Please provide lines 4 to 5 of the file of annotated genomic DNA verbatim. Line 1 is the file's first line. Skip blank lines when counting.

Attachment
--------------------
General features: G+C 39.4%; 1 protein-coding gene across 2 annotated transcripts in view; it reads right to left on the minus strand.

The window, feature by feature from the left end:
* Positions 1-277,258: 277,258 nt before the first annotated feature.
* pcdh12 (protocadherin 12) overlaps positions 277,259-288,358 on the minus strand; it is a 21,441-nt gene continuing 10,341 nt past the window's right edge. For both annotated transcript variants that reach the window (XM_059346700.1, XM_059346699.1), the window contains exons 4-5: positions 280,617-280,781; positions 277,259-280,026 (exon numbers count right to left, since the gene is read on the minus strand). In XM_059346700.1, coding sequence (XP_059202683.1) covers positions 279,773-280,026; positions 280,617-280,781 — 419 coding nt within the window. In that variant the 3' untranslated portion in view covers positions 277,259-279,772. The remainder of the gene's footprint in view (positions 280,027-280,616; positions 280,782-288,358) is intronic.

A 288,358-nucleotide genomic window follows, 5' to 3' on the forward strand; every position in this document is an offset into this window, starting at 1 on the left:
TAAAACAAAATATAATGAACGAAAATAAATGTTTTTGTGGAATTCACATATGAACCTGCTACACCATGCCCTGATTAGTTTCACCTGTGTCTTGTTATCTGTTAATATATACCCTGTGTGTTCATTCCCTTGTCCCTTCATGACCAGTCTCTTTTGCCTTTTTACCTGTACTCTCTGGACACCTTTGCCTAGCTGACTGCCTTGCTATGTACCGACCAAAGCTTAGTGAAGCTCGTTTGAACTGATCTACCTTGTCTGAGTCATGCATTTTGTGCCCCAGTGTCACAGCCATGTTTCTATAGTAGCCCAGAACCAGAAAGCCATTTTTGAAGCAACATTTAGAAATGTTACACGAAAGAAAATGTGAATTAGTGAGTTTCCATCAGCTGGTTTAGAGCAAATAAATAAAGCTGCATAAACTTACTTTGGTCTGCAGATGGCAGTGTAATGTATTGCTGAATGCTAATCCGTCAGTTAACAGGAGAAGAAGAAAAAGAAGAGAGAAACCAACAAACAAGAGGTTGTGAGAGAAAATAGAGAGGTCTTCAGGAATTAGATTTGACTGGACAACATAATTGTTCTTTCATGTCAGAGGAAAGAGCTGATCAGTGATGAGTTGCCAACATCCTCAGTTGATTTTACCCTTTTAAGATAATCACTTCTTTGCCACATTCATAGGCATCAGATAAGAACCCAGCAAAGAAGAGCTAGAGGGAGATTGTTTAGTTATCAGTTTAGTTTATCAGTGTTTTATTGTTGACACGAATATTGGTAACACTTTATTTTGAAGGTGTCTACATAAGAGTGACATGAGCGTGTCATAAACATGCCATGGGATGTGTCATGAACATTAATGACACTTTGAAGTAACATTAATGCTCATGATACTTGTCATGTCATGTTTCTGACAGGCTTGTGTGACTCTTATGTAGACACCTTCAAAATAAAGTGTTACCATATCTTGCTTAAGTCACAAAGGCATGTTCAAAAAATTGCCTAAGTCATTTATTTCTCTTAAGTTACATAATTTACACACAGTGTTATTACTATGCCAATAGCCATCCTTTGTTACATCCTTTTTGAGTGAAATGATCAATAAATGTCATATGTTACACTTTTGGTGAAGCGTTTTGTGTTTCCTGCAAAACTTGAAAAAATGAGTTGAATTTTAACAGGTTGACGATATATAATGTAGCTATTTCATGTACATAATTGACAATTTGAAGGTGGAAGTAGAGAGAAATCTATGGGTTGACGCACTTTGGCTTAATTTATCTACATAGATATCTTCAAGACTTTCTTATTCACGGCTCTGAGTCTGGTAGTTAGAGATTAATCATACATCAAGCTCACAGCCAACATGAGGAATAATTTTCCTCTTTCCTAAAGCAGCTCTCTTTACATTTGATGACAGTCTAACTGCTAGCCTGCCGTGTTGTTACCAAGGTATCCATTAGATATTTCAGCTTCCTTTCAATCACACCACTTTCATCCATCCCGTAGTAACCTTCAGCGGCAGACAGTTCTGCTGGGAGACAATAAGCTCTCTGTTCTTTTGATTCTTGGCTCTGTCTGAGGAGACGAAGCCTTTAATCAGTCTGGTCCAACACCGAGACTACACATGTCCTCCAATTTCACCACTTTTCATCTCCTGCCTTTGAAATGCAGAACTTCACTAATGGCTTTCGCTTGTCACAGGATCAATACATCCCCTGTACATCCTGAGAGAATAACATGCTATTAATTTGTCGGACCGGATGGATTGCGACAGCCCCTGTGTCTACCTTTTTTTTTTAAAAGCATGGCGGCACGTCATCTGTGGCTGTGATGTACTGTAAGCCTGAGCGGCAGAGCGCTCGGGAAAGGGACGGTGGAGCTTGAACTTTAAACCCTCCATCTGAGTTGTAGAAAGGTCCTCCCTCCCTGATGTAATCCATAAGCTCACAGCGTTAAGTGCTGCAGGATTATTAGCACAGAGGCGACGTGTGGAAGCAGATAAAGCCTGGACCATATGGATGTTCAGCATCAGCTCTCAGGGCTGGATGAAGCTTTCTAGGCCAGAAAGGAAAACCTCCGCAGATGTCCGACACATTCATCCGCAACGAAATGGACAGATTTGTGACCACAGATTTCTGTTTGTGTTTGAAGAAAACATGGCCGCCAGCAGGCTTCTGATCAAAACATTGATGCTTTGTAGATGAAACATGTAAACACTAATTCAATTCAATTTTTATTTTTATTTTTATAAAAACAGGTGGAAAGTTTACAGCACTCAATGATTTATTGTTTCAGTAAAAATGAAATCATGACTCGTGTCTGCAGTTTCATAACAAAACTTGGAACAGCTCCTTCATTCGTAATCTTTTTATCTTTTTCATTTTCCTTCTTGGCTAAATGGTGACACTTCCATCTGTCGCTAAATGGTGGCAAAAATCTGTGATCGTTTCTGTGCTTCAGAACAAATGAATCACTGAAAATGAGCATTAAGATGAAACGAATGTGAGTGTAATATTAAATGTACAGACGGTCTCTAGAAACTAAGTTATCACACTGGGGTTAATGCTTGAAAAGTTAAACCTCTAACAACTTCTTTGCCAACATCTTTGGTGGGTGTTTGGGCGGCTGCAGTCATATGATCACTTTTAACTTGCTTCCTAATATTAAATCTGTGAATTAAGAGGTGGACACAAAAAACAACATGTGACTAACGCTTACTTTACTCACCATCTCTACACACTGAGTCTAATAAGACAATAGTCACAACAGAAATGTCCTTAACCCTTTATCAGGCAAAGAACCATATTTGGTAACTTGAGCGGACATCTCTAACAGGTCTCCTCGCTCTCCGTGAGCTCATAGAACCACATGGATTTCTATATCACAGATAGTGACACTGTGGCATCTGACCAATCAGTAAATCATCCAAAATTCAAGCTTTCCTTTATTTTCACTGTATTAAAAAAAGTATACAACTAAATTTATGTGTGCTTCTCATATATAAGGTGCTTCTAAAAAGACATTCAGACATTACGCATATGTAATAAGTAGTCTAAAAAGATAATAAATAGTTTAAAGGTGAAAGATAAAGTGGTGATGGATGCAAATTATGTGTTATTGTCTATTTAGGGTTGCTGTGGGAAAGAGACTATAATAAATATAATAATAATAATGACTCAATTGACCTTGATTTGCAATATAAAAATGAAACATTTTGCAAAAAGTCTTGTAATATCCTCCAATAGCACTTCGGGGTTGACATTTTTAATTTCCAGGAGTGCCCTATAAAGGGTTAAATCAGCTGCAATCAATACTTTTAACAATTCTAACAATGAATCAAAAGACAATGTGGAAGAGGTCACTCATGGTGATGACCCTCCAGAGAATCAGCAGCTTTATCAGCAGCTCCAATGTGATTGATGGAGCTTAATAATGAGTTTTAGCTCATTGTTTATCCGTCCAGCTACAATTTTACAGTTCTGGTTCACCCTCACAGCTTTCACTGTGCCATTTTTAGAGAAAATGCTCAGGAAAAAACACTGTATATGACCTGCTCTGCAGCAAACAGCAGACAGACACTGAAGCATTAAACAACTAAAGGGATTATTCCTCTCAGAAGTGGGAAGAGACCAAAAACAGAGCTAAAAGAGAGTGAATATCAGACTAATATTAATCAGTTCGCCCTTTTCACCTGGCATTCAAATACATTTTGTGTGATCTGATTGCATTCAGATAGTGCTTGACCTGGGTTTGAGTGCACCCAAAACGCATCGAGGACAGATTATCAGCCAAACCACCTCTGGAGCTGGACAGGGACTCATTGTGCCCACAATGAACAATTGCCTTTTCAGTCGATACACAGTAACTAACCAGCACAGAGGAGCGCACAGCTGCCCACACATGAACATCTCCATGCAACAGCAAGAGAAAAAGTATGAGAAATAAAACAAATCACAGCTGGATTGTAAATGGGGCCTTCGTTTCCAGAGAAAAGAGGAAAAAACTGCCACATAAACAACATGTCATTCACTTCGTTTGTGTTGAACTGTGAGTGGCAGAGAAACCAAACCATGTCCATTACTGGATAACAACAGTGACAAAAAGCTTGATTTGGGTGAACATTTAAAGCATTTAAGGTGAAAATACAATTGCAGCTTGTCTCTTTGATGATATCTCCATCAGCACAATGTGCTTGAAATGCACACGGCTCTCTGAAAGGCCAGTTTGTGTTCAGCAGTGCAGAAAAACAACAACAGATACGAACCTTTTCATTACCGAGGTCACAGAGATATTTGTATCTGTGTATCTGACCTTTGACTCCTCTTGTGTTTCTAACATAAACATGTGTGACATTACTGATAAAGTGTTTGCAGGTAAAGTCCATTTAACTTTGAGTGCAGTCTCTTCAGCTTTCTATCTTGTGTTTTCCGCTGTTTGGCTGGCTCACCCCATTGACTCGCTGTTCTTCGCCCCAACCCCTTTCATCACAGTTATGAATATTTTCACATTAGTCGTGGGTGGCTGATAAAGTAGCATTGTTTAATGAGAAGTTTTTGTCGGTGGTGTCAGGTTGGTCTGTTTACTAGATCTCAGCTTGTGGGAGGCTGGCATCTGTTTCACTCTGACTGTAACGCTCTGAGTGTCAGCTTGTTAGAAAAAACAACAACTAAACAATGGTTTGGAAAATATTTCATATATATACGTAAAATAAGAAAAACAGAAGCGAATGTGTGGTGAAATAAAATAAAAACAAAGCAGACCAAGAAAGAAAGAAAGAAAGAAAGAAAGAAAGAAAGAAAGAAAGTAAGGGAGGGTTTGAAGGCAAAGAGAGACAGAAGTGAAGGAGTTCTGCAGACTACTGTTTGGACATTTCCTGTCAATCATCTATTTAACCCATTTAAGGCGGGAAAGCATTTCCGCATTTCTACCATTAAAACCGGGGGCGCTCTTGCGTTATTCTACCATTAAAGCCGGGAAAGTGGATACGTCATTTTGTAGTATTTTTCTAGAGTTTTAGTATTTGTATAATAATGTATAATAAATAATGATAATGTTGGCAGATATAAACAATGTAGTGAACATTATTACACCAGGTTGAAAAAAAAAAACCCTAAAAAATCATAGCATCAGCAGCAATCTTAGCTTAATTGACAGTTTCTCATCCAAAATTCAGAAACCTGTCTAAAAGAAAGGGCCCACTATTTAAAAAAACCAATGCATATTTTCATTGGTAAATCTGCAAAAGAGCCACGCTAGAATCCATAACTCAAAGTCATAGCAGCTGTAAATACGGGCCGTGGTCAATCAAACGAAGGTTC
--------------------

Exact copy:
* pcdh12 (protocadherin 12) overlaps positions 277,259-288,358 on the minus strand; it is a 21,441-nt gene continuing 10,341 nt past the window's right edge. For both annotated transcript variants that reach the window (XM_059346700.1, XM_059346699.1), the window contains exons 4-5: positions 280,617-280,781; positions 277,259-280,026 (exon numbers count right to left, since the gene is read on the minus strand). In XM_059346700.1, coding sequence (XP_059202683.1) covers positions 279,773-280,026; positions 280,617-280,781 — 419 coding nt within the window. In that variant the 3' untranslated portion in view covers positions 277,259-279,772. The remainder of the gene's footprint in view (positions 280,027-280,616; positions 280,782-288,358) is intronic.

A 288,358-nucleotide genomic window follows, 5' to 3' on the forward strand; every position in this document is an offset into this window, starting at 1 on the left: